What Types of Trials Are There?
There are typically two groups of clinical trials: comparative studies and open label studies. There are inherent differences between the two types of trials, which both evaluate the safety and efficacy of investigational drugs and treatments.
Clinical Trials: Comparative
Comparative, or controlled, clinical research studies involve two groups of patients. One group receives the investigation drug, while the control group receives a placebo, existing treatment or none at all. Another type of comparative trial is conducted as “double-blind,” meaning that neither the patients nor the investigators are aware of which group is the control and which is receiving the drug.
Clinical Trials: Open Label
Open label trials are the opposite of rad-140 results comparative trials, meaning that no control group or blind is used. Therefore, both the investigators and patients are aware of who is receiving the investigational treatment.
Clinical Trials – Phase I-V
The four phases of clinical trials comprise the entire drug approval process, which can typically take eight to 10 years to complete. Every new pharmaceutical drug needs to progress through this entire process before it can be approved for the market.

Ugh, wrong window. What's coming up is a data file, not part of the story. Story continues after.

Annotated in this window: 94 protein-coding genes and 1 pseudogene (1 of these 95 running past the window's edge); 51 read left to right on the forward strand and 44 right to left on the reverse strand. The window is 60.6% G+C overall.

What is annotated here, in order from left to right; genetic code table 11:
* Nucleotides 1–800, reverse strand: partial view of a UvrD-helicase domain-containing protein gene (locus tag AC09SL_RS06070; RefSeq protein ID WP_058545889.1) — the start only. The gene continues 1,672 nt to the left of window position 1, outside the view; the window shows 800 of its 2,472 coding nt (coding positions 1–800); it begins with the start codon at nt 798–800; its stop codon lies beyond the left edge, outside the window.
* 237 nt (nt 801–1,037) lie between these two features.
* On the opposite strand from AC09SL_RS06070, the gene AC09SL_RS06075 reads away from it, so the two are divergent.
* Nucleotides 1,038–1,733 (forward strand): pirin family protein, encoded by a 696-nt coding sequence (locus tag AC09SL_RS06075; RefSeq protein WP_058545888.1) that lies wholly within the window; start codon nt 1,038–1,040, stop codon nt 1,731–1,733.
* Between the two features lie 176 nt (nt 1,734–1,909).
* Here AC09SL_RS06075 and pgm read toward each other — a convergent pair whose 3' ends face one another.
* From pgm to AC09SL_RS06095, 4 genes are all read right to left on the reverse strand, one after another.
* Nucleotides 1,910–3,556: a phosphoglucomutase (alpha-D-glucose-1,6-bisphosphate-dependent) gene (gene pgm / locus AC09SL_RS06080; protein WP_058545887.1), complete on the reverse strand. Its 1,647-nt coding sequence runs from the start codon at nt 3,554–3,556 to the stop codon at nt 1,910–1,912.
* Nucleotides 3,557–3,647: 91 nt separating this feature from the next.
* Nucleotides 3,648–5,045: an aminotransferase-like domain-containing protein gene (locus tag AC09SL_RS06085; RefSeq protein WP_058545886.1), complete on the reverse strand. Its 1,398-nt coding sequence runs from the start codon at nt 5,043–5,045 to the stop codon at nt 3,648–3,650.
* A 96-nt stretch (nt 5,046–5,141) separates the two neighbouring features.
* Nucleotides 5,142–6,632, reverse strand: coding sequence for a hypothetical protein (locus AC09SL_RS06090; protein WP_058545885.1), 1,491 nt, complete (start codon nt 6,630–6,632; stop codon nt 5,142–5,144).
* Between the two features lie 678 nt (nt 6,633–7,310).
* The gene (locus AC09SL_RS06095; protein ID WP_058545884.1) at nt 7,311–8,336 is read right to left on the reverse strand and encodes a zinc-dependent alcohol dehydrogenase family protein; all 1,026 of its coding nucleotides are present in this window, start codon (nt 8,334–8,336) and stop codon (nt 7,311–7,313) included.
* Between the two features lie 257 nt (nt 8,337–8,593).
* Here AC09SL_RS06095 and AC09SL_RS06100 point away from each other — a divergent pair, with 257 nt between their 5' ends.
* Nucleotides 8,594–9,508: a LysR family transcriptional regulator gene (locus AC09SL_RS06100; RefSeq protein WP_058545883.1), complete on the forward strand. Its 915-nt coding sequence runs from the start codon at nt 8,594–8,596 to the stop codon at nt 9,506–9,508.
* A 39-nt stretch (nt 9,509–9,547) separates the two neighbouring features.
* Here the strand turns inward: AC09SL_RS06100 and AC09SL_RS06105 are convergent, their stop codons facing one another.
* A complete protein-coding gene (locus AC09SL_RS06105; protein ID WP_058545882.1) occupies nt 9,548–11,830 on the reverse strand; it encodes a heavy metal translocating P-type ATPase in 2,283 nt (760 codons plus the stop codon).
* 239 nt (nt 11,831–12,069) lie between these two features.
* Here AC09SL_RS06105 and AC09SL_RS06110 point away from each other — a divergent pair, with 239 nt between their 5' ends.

Phase I Trials
The first stage in testing new and innovative drugs for the use in humans is called Phase I clinical research trials. Phase I trials test the new drugs for toxicity, dosage and safety for use in humans. Phase I clinical research is conducted on an inpatient basis and can go for a duration of a few months to many years.
Who Participates in Phase I Research?
Small groups of participants are used for Phase I clinical research, usually ranging between 20 to 100 human participants. Participants in Phase I trials typically receive compensation for their time and travel, especially considering the trials are conducted on an inpatient basis. Phase I research uses healthy, college-aged volunteers. Though, there are a few rare studies where terminally ill patients are used test very new and/or toxic for HIV, AIDS, cancer and similar diseases as a last resort treatment.
Why is Phase I Research Conducted?